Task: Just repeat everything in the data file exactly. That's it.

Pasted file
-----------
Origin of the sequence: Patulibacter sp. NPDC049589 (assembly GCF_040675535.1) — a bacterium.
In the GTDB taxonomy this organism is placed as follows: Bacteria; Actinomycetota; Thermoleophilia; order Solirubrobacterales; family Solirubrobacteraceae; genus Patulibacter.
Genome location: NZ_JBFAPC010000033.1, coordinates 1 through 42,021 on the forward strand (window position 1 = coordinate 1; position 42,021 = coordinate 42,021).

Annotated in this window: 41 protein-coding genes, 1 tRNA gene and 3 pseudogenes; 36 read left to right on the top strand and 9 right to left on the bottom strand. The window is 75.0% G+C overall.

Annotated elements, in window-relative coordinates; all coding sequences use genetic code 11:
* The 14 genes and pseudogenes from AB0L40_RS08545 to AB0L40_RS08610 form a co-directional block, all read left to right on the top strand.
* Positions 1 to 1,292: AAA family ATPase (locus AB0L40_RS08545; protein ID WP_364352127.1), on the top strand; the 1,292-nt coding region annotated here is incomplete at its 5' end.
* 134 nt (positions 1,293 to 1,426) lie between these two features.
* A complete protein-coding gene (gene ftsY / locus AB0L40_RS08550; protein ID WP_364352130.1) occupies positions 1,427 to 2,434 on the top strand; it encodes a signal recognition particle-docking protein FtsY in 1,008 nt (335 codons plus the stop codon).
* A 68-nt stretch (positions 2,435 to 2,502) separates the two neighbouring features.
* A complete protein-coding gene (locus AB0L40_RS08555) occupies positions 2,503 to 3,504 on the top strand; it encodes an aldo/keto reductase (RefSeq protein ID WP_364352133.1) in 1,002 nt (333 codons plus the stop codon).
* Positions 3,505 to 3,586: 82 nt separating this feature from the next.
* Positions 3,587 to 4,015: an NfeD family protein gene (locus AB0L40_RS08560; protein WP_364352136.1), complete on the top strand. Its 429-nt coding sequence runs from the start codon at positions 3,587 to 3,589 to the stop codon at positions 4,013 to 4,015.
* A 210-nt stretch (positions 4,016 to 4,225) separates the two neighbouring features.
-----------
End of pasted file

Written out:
Origin of the sequence: Patulibacter sp. NPDC049589 (assembly GCF_040675535.1) — a bacterium.
In the GTDB taxonomy this organism is placed as follows: Bacteria; Actinomycetota; Thermoleophilia; order Solirubrobacterales; family Solirubrobacteraceae; genus Patulibacter.
Genome location: NZ_JBFAPC010000033.1, coordinates 1 through 42,021 on the forward strand (window position 1 = coordinate 1; position 42,021 = coordinate 42,021).

Annotated in this window: 41 protein-coding genes, 1 tRNA gene and 3 pseudogenes; 36 read left to right on the top strand and 9 right to left on the bottom strand. The window is 75.0% G+C overall.

Annotated elements, in window-relative coordinates; all coding sequences use genetic code 11:
* The 14 genes and pseudogenes from AB0L40_RS08545 to AB0L40_RS08610 form a co-directional block, all read left to right on the top strand.
* Positions 1 to 1,292: AAA family ATPase (locus AB0L40_RS08545; protein ID WP_364352127.1), on the top strand; the 1,292-nt coding region annotated here is incomplete at its 5' end.
* 134 nt (positions 1,293 to 1,426) lie between these two features.
* A complete protein-coding gene (gene ftsY / locus AB0L40_RS08550; protein ID WP_364352130.1) occupies positions 1,427 to 2,434 on the top strand; it encodes a signal recognition particle-docking protein FtsY in 1,008 nt (335 codons plus the stop codon).
* A 68-nt stretch (positions 2,435 to 2,502) separates the two neighbouring features.
* A complete protein-coding gene (locus AB0L40_RS08555) occupies positions 2,503 to 3,504 on the top strand; it encodes an aldo/keto reductase (RefSeq protein ID WP_364352133.1) in 1,002 nt (333 codons plus the stop codon).
* Positions 3,505 to 3,586: 82 nt separating this feature from the next.
* Positions 3,587 to 4,015: an NfeD family protein gene (locus AB0L40_RS08560; protein WP_364352136.1), complete on the top strand. Its 429-nt coding sequence runs from the start codon at positions 3,587 to 3,589 to the stop codon at positions 4,013 to 4,015.
* A 210-nt stretch (positions 4,016 to 4,225) separates the two neighbouring features.